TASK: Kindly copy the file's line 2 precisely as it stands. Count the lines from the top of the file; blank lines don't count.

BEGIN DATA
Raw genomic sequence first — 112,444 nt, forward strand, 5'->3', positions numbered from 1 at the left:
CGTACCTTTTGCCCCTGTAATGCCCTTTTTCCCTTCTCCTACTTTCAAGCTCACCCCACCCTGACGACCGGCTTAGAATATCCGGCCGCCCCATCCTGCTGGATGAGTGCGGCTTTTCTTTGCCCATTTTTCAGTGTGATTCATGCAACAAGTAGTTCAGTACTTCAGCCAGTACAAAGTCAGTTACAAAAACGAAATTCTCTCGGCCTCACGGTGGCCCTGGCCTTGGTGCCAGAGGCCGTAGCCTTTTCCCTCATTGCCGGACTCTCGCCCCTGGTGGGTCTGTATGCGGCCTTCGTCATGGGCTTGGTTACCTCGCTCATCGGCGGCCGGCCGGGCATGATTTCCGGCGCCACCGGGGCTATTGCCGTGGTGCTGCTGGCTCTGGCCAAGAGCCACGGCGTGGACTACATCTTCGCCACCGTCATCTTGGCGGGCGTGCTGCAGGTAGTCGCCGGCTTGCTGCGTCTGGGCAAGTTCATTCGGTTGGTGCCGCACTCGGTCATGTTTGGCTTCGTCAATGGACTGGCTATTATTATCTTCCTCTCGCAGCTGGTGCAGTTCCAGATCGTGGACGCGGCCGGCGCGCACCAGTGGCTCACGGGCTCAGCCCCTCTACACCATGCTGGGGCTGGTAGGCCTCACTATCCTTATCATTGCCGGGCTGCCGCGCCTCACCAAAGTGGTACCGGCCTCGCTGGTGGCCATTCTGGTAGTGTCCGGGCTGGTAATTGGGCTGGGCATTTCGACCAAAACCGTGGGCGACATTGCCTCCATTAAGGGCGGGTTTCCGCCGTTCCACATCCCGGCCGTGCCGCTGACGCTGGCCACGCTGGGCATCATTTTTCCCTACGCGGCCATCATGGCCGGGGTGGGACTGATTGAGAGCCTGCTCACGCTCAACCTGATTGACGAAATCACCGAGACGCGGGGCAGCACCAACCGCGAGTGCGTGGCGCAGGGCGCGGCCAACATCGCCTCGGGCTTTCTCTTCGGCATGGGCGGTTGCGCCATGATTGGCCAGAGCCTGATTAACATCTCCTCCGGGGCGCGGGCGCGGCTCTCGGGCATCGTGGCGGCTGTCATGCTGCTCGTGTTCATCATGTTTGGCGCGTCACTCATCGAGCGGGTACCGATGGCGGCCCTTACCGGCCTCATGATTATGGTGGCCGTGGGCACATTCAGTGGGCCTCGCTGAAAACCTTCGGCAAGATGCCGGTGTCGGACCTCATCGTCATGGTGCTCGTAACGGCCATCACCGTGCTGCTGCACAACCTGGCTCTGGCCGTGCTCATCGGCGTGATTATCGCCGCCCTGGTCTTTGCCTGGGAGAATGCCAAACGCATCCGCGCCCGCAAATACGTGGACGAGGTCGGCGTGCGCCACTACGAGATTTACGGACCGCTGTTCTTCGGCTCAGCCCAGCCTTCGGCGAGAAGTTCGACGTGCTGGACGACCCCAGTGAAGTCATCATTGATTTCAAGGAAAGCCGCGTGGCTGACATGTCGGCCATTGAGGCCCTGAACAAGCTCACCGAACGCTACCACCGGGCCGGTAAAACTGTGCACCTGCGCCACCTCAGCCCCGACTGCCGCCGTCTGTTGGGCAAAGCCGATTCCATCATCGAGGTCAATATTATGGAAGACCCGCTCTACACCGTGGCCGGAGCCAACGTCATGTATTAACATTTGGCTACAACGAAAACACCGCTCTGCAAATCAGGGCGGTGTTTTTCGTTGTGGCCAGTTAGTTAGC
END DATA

CGTACCTTTTGCCCCTGTAATGCCCTTTTTCCCTTCTCCTACTTTCAAGCTCACCCCACCCTGACGACCGGCTTAGAATATCCGGCCGCCCCATCCTGCTGGATGAGTGCGGCTTTTCTTTGCCCATTTTTCAGTGTGATTCATGCAACAAGTAGTTCAGTACTTCAGCCAGTACAAAGTCAGTTACAAAAACGAAATTCTCTCGGCCTCACGGTGGCCCTGGCCTTGGTGCCAGAGGCCGTAGCCTTTTCCCTCATTGCCGGACTCTCGCCCCTGGTGGGTCTGTATGCGGCCTTCGTCATGGGCTTGGTTACCTCGCTCATCGGCGGCCGGCCGGGCATGATTTCCGGCGCCACCGGGGCTATTGCCGTGGTGCTGCTGGCTCTGGCCAAGAGCCACGGCGTGGACTACATCTTCGCCACCGTCATCTTGGCGGGCGTGCTGCAGGTAGTCGCCGGCTTGCTGCGTCTGGGCAAGTTCATTCGGTTGGTGCCGCACTCGGTCATGTTTGGCTTCGTCAATGGACTGGCTATTATTATCTTCCTCTCGCAGCTGGTGCAGTTCCAGATCGTGGACGCGGCCGGCGCGCACCAGTGGCTCACGGGCTCAGCCCCTCTACACCATGCTGGGGCTGGTAGGCCTCACTATCCTTATCATTGCCGGGCTGCCGCGCCTCACCAAAGTGGTACCGGCCTCGCTGGTGGCCATTCTGGTAGTGTCCGGGCTGGTAATTGGGCTGGGCATTTCGACCAAAACCGTGGGCGACATTGCCTCCATTAAGGGCGGGTTTCCGCCGTTCCACATCCCGGCCGTGCCGCTGACGCTGGCCACGCTGGGCATCATTTTTCCCTACGCGGCCATCATGGCCGGGGTGGGACTGATTGAGAGCCTGCTCACGCTCAACCTGATTGACGAAATCACCGAGACGCGGGGCAGCACCAACCGCGAGTGCGTGGCGCAGGGCGCGGCCAACATCGCCTCGGGCTTTCTCTTCGGCATGGGCGGTTGCGCCATGATTGGCCAGAGCCTGATTAACATCTCCTCCGGGGCGCGGGCGCGGCTCTCGGGCATCGTGGCGGCTGTCATGCTGCTCGTGTTCATCATGTTTGGCGCGTCACTCATCGAGCGGGTACCGATGGCGGCCCTTACCGGCCTCATGATTATGGTGGCCGTGGGCACATTCAGTGGGCCTCGCTGAAAACCTTCGGCAAGATGCCGGTGTCGGACCTCATCGTCATGGTGCTCGTAACGGCCATCACCGTGCTGCTGCACAACCTGGCTCTGGCCGTGCTCATCGGCGTGATTATCGCCGCCCTGGTCTTTGCCTGGGAGAATGCCAAACGCATCCGCGCCCGCAAATACGTGGACGAGGTCGGCGTGCGCCACTACGAGATTTACGGACCGCTGTTCTTCGGCTCAGCCCAGCCTTCGGCGAGAAGTTCGACGTGCTGGACGACCCCAGTGAAGTCATCATTGATTTCAAGGAAAGCCGCGTGGCTGACATGTCGGCCATTGAGGCCCTGAACAAGCTCACCGAACGCTACCACCGGGCCGGTAAAACTGTGCACCTGCGCCACCTCAGCCCCGACTGCCGCCGTCTGTTGGGCAAAGCCGATTCCATCATCGAGGTCAATATTATGGAAGACCCGCTCTACACCGTGGCCGGAGCCAACGTCATGTATTAACATTTGGCTACAACGAAAACACCGCTCTGCAAATCAGGGCGGTGTTTTTCGTTGTGGCCAGTTAGTTAGC